Falling Up [Fangs]
Posted March 17, 2009
By KevinDavis_NRT, Staff Reviewer
Falling Up returns with their 4th full length album, “Fangs”, a mystical concept record telling a story of hope. Years in the works, Falling Up has brought to life a lush musical journey that began as story penned by lead singer Jessy Ribordy. Heros & villains, good and evil, trials and tribulation. “The story of our hero begins as he crash lands into a great sea on this mystic planet called Neptuenn. We follow along on his quest as he embarks to discover the history of the planet, and just like anytime one travels to a distant land, he is shocked to notice just how strange the place that he comes from really is.” This album, along with the introduction, is an account and summary of chapters 1-5 from the book “Fangs!” adapted from the original screenplay "Neptuenn's Cavern" by Jessy Ribordy.
This is unlike any Christian release I’ve ever heard and it is a truly brilliant musical journey. I’ve enjoyed previous hit songs by Falling Up including “Flights”, “Contact”, “Exit Calypsan” and “Hotel Aquarium”. If you liked those songs, you won’t be disappointed with the stand-out songs on “Fangs” which for me are the first 3 songs “The Colour Eoptian”, “Lotus And The Langourous” and “Streams Of Woe At Acheron”. Those 3 songs set the stage for the concept of the album, which is unique and fictional. The music and Jessy’s singing voice blend perfectly with the synth-rock sound of Falling Up, musically more like the “Exit Lights” remix album. I’ve already listened to the song “Lotus And The Langourous” over a dozen times, and it is my favorite new rock song of the year. There is nothing offensive in the song lyrics although they are obscure. The album reminds me of last year’s stand-out album “With Arrows, With Poise” by The Myriad, including more arrow references in “Golden Arrows” and “The Kings Garden”, part of a mellow middle section of the album which continues until the rock kicks into high gear with the guitar intro on “The Moon And Sixpence”. The album closes with 4 more story songs, including more references to the “golden arrows” in “Goddess of the Dayspring, Am I”, and “Swimming Toward Propellers”.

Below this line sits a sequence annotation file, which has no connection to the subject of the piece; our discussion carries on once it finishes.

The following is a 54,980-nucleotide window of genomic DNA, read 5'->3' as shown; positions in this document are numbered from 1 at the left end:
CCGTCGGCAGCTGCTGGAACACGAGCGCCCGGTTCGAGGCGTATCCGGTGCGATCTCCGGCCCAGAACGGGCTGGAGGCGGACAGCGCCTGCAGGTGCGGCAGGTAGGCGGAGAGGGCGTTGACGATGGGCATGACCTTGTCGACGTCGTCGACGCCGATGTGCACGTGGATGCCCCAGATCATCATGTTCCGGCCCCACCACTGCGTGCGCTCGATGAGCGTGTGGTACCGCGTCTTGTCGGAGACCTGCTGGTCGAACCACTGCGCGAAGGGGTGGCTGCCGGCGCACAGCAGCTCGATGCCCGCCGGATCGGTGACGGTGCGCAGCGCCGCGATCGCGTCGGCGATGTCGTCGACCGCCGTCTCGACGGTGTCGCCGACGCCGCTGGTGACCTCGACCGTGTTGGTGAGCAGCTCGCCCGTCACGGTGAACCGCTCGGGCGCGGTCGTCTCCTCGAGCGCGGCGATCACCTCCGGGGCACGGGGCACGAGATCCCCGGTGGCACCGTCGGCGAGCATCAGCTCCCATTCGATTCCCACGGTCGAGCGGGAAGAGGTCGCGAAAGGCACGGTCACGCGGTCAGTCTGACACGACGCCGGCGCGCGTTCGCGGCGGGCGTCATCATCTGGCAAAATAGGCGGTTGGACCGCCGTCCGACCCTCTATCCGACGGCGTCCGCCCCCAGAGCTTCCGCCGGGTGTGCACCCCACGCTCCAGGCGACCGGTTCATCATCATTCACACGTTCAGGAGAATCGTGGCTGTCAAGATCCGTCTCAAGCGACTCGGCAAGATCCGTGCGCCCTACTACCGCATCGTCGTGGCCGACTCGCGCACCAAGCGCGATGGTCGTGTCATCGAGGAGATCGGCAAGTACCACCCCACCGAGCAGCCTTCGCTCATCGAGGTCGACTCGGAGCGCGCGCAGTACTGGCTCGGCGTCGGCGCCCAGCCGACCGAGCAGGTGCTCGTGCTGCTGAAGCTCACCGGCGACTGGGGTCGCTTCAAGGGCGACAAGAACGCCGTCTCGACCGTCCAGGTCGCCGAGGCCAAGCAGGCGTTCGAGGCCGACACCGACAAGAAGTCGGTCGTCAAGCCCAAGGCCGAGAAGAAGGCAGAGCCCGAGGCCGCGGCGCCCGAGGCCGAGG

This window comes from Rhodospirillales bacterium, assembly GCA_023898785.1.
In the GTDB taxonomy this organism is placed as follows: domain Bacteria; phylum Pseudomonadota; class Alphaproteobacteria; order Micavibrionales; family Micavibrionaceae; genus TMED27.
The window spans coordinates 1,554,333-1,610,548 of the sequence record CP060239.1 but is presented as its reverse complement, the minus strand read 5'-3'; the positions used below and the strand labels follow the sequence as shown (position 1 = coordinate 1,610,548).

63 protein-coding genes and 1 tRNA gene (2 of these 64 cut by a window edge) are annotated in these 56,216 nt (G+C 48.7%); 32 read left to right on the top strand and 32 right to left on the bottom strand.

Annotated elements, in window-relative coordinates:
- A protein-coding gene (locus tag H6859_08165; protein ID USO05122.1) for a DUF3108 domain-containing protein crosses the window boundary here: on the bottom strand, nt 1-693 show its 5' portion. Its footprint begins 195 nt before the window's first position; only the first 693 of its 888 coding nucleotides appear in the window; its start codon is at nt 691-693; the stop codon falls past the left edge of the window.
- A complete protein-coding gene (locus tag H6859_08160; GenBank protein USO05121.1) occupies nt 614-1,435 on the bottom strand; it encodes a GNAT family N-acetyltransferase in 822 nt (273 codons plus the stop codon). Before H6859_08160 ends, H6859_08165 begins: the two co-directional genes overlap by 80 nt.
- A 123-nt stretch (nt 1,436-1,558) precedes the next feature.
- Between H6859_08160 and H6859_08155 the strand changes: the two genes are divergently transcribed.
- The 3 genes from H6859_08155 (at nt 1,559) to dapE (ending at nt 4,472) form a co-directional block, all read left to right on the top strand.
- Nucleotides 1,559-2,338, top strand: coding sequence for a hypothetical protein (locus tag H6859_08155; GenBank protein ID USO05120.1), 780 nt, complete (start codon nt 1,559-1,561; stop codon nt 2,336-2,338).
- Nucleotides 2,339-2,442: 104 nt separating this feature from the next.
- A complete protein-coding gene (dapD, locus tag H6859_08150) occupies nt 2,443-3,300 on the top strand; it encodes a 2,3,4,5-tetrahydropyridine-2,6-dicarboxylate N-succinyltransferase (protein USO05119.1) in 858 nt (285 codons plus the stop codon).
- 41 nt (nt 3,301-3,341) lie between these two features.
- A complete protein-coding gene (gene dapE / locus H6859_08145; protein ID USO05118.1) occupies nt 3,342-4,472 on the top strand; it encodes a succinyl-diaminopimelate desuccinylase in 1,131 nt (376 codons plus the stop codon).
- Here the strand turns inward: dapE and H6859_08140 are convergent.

If you like praise and worship or lyrics that you can immediately identify with, this album is not for you. If you like alternative rock like The Myriad, Anberlin and Radiohead, then this concept album is for you.
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